[MUD-Dev] Where are we now?

S. Patrick Gallaty choke at sirius.com
Thu May 3 20:37:54 New Zealand Standard Time 2001

From: "Michael Tresca" <talien at toast.net>
> Kwon Ekstrom posted on Tuesday, May 01, 2001 3:21 PM
[ ... ]

> I'm amazed by MUDs that think they can cover this with one person
> alone.  I'm also amazed by the general belief that "best coder" =
> "best administrator".  Administrating a multi-user game requires a
> multitude of skills in a tremendously dynamic and volatile
> environment, be it a for-profit or non-profit.  Without the "people"
> element, a game can be screwed up just as much as a bad coder.

> Thing is, a MUD with an inept coding staff is a lot easier to spot
> (and avoid) than a MUD with inept people skills.  Which is probably
> why we have so many bad MUDs.

At the peak of popularity (1994-ish?), EOTL a wild and free LPmud
based out of stanford had at any given time 350+ players online at a
time with an active playerbase of around 10 thousand distinct logins
and 300 active wizards.  I was the head archiwizard in charge of
wizards, that is promoting, demoting and seeing that the behaved and
were kept busy.  We differentiated between coders and administrators.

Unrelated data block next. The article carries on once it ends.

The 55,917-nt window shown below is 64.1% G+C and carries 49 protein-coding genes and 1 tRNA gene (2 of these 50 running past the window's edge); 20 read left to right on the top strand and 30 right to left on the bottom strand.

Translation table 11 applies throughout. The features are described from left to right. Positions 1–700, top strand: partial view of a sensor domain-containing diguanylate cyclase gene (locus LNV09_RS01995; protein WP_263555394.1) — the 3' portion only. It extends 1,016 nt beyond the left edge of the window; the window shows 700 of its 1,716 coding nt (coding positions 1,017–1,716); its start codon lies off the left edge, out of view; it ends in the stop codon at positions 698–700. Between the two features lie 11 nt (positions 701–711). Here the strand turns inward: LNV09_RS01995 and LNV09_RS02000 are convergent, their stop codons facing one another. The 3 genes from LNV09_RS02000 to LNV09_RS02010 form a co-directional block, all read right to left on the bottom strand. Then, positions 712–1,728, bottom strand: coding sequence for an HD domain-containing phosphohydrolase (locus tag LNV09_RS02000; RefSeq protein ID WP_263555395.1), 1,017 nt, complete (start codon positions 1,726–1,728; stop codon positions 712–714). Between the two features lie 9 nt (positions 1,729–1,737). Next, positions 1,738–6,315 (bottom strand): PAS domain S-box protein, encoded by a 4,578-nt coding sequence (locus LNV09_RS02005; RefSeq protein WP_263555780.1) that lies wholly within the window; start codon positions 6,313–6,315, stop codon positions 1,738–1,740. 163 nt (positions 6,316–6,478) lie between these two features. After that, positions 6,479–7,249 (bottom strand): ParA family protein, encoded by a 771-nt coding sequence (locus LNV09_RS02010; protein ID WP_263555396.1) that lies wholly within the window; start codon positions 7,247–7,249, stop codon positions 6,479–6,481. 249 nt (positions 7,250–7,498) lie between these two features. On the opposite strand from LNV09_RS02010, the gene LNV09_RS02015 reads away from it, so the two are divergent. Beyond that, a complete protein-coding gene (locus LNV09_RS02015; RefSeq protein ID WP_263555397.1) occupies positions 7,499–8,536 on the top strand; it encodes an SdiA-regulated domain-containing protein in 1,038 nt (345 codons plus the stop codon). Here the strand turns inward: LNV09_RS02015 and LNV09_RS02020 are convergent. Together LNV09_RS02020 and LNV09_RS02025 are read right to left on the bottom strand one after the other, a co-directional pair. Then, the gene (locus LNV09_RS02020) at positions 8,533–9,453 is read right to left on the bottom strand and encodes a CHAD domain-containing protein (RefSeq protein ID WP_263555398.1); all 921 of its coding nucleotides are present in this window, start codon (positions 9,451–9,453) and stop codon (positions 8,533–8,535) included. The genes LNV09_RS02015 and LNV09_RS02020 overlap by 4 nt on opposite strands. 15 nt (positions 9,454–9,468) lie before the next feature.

The mud was big enough that we had 30+ wizards online at any given
time - that usually being the core 20 or so arches, mudlib coders and
their ajuncts and some guest/app wizards.  Some of them were there
just to handle player interaction - and we had senior wizards and even
an arch or two devoted strictly to settling disputes.

This was simply born out of necessity and of course the desire on
behalf of the wizards willing to do it to help people.  Secondarily
this was aided by the mud's primary administrator's lack of belief in
authority, which prevented ossification of the ranking wizards (for
any significant length of time).

The mud culture on EOTL helped us steer the coder-wizards away from
the social-wizards and allowed the two to do their own thing well
undisturbed by power struggles between the two.

- nox

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